Tuesday, April 26, 2011

CANTABA LA RANA by Rita Rosa Ruesga

Poetry Tag continues with a book review of a new book of poetry connected to yesterday's book review.

Today’s tagline: More poems with a Spanish connection

Guest Reviewer: Lydia Rogers

Featured Book: Ruesga, Rita Rosa. 2011. Cantaba la rana/The Frog Was Singing. Ill. by Soledad Sebastián. Scholastic. ISBN: 9780545273572

Lydia writes: CANTABA LA RANA, THE FROG WAS SINGING is a tribute to the poetry that most Hispanic children have heard at least once in their lives. Even English speakers will enjoy these much-loved Spanish nursery rhymes from Latin America as Rita Rosa Ruesga has mainstreamed the poetry by translating each poem. A surprising quality to each poem is that a musical tune that accompanies it. The reader can feel the beat embedded in each poem as they read it in Spanish or English.

The illustrations by Soledad Sebastián are in step with art typical of Latin America. Each piece of art for enhances every poem with vivid tones of red, green, purple and blue. The pictures are significant enough to hang as art in a classroom, library or home.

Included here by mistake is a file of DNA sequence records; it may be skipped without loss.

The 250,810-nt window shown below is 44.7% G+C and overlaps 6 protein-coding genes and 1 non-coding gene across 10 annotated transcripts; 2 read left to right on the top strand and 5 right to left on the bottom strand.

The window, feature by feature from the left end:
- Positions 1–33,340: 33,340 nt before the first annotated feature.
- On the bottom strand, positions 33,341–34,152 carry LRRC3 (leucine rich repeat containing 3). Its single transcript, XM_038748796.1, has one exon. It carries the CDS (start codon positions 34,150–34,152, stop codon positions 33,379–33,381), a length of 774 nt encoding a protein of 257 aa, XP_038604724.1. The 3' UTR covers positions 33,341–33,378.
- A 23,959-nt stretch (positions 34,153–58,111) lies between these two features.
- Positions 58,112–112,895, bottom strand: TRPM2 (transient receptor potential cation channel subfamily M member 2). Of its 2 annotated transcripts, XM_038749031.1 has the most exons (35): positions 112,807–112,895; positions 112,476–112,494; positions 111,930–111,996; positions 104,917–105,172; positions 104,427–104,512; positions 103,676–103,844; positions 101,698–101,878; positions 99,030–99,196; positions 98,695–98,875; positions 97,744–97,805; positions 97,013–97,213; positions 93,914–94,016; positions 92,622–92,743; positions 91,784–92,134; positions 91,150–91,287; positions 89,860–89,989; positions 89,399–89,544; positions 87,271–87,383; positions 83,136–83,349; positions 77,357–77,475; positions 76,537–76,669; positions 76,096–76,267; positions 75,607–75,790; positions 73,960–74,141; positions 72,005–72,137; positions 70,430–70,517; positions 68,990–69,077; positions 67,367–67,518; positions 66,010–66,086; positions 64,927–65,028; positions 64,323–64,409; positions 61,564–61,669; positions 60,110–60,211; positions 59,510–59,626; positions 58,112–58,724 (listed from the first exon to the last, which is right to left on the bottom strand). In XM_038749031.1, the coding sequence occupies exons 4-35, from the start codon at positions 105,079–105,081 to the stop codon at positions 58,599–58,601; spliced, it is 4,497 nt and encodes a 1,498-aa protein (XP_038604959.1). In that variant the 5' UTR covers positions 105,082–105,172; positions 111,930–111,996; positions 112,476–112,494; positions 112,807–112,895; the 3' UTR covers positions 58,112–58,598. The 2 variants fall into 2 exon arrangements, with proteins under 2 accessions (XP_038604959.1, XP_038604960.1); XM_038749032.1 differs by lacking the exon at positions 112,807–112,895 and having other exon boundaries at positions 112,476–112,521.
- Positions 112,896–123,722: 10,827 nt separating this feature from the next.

Here’s a sample poem (in Spanish and English):

Señora Santana ~ Mrs. Santana

Señora Santana, por que llora el niño
¿por una manzana?
que se ha perdido.
yo le daré una,
yo daré dos,
una para el niño
y otro para vos.

Dear Mrs. Santana,
Why is the child crying?
Because of an apple,
I think he just lost it.
I will give him one,
I will give him two,
One is for the boy,
The other one’s for you.

This poem starts off with crying and ends with a smile. Any student will feel the natural connection and fall into a rhythm as they clap, chant, or sing this tune. So, ¡Grab your maracas! Or collaborate with the music teacher; she/he can help you get the tune to this well loved lullaby from Spain. Your K-2 students will appreciate the poem even more if you act it out with them and all share an apple treat in the end. Students in grades 3-5 will identify with the idea of being kind and why that is important in daily life. (They should get some apple too as a reminder to be helpful and kind.)

Tomorrow’s tagline: More poems from the oral tradition

[We’re heading down the homestretch of National Poetry Month—still time to get your copy of the e-book, PoetryTagTime, an e-book with 30 poems, all connected, by 30 poets, downloadable at Amazon for your Kindle or Kindle app for your computer, iPad or phone for only 99 cents. Grab it now.]

Image credit: PoetryTagTime; Scholastic

Posting (not poem) by Sylvia M. Vardell and students © 2011. All rights reserved.

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